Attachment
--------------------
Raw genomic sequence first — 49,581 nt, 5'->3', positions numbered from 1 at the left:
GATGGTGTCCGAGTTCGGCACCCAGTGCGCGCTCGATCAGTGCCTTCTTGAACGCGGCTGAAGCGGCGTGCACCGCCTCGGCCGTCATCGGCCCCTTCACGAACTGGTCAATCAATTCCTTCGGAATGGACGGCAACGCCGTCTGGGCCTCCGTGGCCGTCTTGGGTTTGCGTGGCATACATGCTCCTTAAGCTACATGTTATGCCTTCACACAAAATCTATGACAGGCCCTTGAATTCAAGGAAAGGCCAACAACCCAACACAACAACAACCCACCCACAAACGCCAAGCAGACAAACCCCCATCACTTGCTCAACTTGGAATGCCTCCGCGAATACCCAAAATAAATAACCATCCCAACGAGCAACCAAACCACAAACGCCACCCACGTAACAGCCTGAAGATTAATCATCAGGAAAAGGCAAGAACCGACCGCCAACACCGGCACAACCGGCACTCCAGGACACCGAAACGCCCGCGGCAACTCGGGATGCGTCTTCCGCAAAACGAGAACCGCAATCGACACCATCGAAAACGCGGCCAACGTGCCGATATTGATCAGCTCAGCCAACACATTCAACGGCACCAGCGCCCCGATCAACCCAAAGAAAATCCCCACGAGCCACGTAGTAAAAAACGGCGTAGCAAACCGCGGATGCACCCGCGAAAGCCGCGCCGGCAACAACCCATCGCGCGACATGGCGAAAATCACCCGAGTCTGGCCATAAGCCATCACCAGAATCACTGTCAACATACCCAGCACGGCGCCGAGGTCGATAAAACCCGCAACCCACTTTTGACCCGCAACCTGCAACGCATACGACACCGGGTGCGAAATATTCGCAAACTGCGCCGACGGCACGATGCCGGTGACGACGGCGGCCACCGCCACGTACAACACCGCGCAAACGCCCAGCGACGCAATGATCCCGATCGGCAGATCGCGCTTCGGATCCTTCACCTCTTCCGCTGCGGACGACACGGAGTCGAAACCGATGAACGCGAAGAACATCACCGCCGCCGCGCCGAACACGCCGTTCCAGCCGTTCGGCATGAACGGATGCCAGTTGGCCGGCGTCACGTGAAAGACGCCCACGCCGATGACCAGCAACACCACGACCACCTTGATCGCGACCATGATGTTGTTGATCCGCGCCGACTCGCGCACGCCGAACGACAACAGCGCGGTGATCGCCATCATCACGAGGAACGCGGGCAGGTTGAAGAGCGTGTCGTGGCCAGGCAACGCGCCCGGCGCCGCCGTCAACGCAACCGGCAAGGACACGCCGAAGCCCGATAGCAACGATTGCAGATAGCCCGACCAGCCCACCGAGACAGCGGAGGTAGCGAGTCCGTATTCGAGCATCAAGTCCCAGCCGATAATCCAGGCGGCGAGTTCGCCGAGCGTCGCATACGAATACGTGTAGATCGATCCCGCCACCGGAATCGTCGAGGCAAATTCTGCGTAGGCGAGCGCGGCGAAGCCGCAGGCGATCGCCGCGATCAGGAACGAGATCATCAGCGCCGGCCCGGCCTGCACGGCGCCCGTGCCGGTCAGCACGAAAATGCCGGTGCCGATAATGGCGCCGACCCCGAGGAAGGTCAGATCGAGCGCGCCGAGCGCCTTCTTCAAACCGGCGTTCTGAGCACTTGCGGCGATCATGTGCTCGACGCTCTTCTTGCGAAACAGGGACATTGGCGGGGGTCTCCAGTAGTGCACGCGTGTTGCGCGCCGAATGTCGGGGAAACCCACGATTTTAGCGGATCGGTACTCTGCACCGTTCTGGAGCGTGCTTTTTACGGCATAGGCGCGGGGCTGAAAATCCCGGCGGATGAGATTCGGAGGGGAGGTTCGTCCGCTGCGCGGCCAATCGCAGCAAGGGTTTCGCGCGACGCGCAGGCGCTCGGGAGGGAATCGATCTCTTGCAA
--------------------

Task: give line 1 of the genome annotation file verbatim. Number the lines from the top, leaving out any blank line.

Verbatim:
Raw genomic sequence first — 49,581 nt, 5'->3', positions numbered from 1 at the left: